ESOK-hanke 2006-2011


Anxiety disorders and higher education

Anxiety can be general anxiety in social situations or, for example, anxiety about performing in front of an audience or about having a meal in company of others. Performance anxiety is quite common among higher education students.

Because of anxiety,

  • the student's academic performance might suffer, whereas they would otherwise be able to do much better
  • it is harder for the student to concentrate, they feel physically sick and might even freeze up
  • discussions and performances cause stress and might even be frightening.

Anxious students often demand a lot from themselves, even to the point of being ruthless. They might become depended on the approval of others and they won't see anxiety-causing situations as positive opportunities for self-improvement. Feelings of shame might cause the student to avoid situations that cause anxiety, which means they won't get the important performance experience. At worst, their studies might be hindered or even cut short.

How do I bring up anxiety in conversation?

Anxiety is not always apparent on the outside, so it might come as a surprise to the teacher or fellow students when they learn about it. Groups almost always include students who are anxious, though.

If you feel it comes naturally, you can say that it is alright to feel anxious in class and that if a student wants to, they can come discuss their anxiety with you. You can also try to imagine what you would wish someone would say to you in a difficult situation. "How are you doing?" might be a good starting point in itself; there are many good ways to open a conversation.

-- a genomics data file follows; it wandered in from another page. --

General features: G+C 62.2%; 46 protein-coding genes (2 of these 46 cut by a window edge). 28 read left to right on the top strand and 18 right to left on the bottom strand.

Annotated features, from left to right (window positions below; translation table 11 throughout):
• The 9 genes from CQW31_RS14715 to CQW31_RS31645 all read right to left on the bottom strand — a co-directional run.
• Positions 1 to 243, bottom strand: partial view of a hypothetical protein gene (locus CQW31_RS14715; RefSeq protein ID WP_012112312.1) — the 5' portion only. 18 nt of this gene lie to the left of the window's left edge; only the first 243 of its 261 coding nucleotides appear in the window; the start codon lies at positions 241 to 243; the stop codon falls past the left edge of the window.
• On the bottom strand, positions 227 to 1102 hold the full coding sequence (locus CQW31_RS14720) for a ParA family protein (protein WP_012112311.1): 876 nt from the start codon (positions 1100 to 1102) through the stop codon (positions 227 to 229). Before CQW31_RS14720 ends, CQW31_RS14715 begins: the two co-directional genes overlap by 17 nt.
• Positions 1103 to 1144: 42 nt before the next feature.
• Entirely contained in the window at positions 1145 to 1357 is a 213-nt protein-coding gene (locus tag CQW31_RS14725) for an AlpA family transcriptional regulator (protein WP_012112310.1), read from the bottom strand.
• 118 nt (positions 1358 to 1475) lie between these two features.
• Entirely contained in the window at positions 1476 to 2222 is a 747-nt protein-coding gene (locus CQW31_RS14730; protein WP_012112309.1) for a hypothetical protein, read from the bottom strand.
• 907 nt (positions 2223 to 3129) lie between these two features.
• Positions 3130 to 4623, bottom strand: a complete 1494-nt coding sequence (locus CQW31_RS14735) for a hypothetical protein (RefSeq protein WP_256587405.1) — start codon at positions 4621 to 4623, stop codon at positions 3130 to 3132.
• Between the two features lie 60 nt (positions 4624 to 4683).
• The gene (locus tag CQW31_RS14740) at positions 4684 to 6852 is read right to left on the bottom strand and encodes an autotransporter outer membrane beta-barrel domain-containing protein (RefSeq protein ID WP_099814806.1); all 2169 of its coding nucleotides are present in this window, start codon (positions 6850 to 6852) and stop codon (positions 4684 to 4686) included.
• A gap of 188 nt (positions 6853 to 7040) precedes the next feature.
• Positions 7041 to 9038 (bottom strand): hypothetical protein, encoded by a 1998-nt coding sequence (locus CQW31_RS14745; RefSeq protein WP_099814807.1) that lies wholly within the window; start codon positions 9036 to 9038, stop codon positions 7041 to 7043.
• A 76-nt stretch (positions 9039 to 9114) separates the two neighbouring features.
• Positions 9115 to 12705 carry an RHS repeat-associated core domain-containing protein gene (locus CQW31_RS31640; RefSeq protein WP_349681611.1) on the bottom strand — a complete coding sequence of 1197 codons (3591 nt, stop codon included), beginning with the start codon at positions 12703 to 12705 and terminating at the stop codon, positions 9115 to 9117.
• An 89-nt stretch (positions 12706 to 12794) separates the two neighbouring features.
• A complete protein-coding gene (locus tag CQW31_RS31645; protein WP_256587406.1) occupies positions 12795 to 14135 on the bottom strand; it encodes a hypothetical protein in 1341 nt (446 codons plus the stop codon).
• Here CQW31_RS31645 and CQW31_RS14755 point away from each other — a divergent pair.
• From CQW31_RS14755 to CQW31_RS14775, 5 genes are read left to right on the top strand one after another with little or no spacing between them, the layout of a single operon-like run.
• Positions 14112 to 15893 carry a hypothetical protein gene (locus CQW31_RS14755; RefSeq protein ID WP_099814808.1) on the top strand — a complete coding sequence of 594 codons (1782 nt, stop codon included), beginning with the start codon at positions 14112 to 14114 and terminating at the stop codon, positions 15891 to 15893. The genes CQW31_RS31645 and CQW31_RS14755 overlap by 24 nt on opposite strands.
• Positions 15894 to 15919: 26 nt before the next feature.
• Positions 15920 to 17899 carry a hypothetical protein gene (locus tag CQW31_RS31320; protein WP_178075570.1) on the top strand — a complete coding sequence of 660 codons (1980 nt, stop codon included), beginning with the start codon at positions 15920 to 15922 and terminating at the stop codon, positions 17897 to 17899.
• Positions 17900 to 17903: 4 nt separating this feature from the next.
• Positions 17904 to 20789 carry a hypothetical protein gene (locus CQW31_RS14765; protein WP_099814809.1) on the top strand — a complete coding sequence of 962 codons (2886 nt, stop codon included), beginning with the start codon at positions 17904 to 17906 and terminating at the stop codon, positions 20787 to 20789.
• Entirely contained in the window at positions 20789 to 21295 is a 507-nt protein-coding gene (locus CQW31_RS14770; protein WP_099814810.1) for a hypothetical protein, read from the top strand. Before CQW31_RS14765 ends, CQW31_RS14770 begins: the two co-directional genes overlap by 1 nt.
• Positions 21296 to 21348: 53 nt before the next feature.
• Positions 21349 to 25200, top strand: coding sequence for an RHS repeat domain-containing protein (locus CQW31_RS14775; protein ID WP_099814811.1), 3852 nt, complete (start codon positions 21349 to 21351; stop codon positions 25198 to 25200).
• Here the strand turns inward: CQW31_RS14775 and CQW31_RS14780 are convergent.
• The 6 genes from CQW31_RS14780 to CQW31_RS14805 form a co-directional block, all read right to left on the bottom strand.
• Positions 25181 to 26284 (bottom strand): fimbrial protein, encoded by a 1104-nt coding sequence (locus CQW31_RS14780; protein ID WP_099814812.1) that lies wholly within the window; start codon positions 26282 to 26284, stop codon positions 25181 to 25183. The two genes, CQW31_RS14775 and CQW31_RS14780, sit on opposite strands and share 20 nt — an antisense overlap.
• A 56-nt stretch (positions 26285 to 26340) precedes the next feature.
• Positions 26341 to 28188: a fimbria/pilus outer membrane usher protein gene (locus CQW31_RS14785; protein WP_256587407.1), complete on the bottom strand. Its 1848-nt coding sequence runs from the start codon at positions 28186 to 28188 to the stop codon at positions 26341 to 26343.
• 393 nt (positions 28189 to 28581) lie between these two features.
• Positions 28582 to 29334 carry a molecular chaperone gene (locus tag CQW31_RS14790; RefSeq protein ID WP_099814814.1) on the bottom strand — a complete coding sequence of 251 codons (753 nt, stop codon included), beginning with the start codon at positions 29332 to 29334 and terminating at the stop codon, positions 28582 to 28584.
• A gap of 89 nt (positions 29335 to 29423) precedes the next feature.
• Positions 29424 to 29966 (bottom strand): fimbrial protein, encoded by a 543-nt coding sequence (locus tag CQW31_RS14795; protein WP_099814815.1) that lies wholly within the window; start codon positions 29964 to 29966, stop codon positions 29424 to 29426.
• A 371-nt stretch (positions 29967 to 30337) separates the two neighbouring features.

A student might also bring up their anxiety themselves. They might, for example, tell you that their anxiety prevents them from taking a class which requires performing. The important thing here is that the matter is taken seriously and handled confidentially according to the student's wishes. It does not help the anxious student if you let them take the easier way out with the class in question.

Awareness of acceptance of anxiety, available options and support helps the student cope better. For these situations, consider

  • if encouragement benefits the student
  • if video records of the lectures will help with the studies and if work from home or writing a reflective learning journal will help with grading
  • if the performance part can be carried out in a smaller group, to the teacher alone or if the performance can be delivered to the teacher as a record of some kind
  • if group assignment methods and performing together might help.

Teaching and guidance

Anxiety can cause problems in almost any situation where one has to deal with other people directly or indirectly. Even being in public places, doing ordinary things and using machinery might build up stress. Usual challenges faced in studies include

  • speaking and other communication
  • feedback and evaluation situations
  • talking to an audience and giving a presentation
  • speaking a foreign language
  • answering and asking questions during lectures and reading out loud.